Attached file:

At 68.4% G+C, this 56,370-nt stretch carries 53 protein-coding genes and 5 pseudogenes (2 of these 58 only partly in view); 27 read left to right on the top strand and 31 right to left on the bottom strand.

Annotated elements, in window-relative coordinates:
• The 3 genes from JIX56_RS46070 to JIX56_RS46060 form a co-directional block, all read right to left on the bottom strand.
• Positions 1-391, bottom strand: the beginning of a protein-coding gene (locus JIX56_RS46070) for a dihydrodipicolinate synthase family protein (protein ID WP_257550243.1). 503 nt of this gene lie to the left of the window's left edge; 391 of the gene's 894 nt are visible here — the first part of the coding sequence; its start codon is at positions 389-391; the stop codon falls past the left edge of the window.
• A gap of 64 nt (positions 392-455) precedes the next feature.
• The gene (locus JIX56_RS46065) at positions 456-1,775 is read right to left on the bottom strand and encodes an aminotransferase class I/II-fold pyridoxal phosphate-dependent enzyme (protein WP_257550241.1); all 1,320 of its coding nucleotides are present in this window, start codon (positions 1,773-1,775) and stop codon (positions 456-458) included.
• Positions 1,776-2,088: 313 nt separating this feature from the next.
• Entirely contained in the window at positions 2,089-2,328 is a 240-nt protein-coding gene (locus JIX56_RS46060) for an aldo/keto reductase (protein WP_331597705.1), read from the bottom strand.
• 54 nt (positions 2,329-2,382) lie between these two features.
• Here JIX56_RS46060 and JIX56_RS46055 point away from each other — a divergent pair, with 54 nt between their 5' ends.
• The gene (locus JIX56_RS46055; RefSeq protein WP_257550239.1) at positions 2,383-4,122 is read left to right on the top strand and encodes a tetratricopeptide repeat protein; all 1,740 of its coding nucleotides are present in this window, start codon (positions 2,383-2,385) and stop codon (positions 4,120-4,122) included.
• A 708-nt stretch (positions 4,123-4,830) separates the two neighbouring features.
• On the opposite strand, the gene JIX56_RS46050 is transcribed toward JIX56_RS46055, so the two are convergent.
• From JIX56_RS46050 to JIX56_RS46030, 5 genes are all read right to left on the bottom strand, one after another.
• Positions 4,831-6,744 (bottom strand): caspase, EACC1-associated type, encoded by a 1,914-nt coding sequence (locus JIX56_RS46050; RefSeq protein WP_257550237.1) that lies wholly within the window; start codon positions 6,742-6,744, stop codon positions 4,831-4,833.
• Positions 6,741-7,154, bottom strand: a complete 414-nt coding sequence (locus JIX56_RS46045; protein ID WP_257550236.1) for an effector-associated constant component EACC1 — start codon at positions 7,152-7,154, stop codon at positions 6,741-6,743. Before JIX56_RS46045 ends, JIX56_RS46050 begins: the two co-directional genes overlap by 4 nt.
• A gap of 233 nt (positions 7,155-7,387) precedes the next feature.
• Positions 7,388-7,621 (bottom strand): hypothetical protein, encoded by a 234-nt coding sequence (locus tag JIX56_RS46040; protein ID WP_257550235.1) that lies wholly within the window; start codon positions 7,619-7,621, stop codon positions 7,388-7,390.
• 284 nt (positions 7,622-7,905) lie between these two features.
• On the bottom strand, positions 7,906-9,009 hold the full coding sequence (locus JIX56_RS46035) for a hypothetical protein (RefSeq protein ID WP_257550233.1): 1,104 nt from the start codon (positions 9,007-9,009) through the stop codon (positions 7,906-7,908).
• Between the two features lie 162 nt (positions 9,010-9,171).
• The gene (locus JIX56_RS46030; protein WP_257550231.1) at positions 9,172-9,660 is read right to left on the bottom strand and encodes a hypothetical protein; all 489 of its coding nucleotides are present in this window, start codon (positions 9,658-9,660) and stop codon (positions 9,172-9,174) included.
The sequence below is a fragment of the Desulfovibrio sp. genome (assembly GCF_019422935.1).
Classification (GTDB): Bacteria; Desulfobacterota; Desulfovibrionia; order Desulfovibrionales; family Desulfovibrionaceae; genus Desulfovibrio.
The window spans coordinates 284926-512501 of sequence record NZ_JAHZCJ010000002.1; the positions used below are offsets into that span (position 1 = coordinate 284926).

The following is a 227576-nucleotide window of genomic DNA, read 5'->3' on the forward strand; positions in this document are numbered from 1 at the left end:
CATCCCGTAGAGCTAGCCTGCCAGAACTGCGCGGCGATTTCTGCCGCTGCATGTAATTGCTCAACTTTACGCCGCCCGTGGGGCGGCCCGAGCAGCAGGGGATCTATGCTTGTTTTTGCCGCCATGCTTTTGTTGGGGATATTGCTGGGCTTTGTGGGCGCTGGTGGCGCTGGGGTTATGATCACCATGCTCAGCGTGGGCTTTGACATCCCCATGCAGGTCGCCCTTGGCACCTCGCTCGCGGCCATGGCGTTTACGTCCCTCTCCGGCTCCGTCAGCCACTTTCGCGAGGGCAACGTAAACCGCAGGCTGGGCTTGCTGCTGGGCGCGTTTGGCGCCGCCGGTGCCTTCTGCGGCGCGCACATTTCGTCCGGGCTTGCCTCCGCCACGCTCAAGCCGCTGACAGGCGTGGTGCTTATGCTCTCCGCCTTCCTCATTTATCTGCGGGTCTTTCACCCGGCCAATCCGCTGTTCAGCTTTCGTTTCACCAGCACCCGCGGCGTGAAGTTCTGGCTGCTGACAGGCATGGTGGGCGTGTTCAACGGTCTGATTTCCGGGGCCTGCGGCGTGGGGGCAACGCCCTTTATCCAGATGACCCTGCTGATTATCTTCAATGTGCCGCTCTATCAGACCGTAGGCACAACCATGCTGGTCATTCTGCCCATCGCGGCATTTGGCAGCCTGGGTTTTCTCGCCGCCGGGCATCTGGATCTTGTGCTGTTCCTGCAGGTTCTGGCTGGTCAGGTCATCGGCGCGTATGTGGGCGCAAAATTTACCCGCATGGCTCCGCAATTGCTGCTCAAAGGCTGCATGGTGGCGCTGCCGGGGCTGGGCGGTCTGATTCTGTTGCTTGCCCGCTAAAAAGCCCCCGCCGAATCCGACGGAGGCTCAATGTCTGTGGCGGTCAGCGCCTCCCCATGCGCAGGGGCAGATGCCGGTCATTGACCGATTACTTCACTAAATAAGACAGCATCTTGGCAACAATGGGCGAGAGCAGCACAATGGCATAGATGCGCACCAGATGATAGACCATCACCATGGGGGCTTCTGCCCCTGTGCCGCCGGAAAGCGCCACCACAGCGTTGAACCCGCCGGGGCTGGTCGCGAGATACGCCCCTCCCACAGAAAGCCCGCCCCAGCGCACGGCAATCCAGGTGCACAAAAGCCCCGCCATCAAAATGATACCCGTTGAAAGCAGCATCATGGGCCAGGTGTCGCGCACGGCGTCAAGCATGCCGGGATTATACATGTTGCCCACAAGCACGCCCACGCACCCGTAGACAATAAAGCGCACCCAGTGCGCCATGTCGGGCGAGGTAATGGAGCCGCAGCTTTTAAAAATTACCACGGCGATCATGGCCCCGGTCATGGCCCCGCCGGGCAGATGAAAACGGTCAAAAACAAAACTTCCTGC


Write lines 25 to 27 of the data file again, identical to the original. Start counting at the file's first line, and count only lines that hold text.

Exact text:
The window spans coordinates 284926-512501 of sequence record NZ_JAHZCJ010000002.1; the positions used below are offsets into that span (position 1 = coordinate 284926).

The following is a 227576-nucleotide window of genomic DNA, read 5'->3' on the forward strand; positions in this document are numbered from 1 at the left end:
CATCCCGTAGAGCTAGCCTGCCAGAACTGCGCGGCGATTTCTGCCGCTGCATGTAATTGCTCAACTTTACGCCGCCCGTGGGGCGGCCCGAGCAGCAGGGGATCTATGCTTGTTTTTGCCGCCATGCTTTTGTTGGGGATATTGCTGGGCTTTGTGGGCGCTGGTGGCGCTGGGGTTATGATCACCATGCTCAGCGTGGGCTTTGACATCCCCATGCAGGTCGCCCTTGGCACCTCGCTCGCGGCCATGGCGTTTACGTCCCTCTCCGGCTCCGTCAGCCACTTTCGCGAGGGCAACGTAAACCGCAGGCTGGGCTTGCTGCTGGGCGCGTTTGGCGCCGCCGGTGCCTTCTGCGGCGCGCACATTTCGTCCGGGCTTGCCTCCGCCACGCTCAAGCCGCTGACAGGCGTGGTGCTTATGCTCTCCGCCTTCCTCATTTATCTGCGGGTCTTTCACCCGGCCAATCCGCTGTTCAGCTTTCGTTTCACCAGCACCCGCGGCGTGAAGTTCTGGCTGCTGACAGGCATGGTGGGCGTGTTCAACGGTCTGATTTCCGGGGCCTGCGGCGTGGGGGCAACGCCCTTTATCCAGATGACCCTGCTGATTATCTTCAATGTGCCGCTCTATCAGACCGTAGGCACAACCATGCTGGTCATTCTGCCCATCGCGGCATTTGGCAGCCTGGGTTTTCTCGCCGCCGGGCATCTGGATCTTGTGCTGTTCCTGCAGGTTCTGGCTGGTCAGGTCATCGGCGCGTATGTGGGCGCAAAATTTACCCGCATGGCTCCGCAATTGCTGCTCAAAGGCTGCATGGTGGCGCTGCCGGGGCTGGGCGGTCTGATTCTGTTGCTTGCCCGCTAAAAAGCCCCCGCCGAATCCGACGGAGGCTCAATGTCTGTGGCGGTCAGCGCCTCCCCATGCGCAGGGGCAGATGCCGGTCATTGACCGATTACTTCACTAAATAAGACAGCATCTTGGCAACAATGGGCGAGAGCAGCACAATGGCATAGATGCGCACCAGATGATAGACCATCACCATGGGGGCTTCTGCCCCTGTGCCGCCGGAAAGCGCCACCACAGCGTTGAACCCGCCGGGGCTGGTCGCGAGATACGCCCCTCCCACAGAAAGCCCGCCCCAGCGCACGGCAATCCAGGTGCACAAAAGCCCCGCCATCAAAATGATACCCGTTGAAAGCAGCATCATGGGCCAGGTGTCGCGCACGGCGTCAAGCATGCCGGGATTATACATGTTGCCCACAAGCACGCCCACGCACCCGTAGACAATAAAGCGCACCCAGTGCGCCATGTCGGGCGAGGTAATGGAGCCGCAGCTTTTAAAAATTACCACGGCGATCATGGCCCCGGTCATGGCCCCGCCGGGCAGATGAAAACGGTCAAAAACAAAACTTCCTGC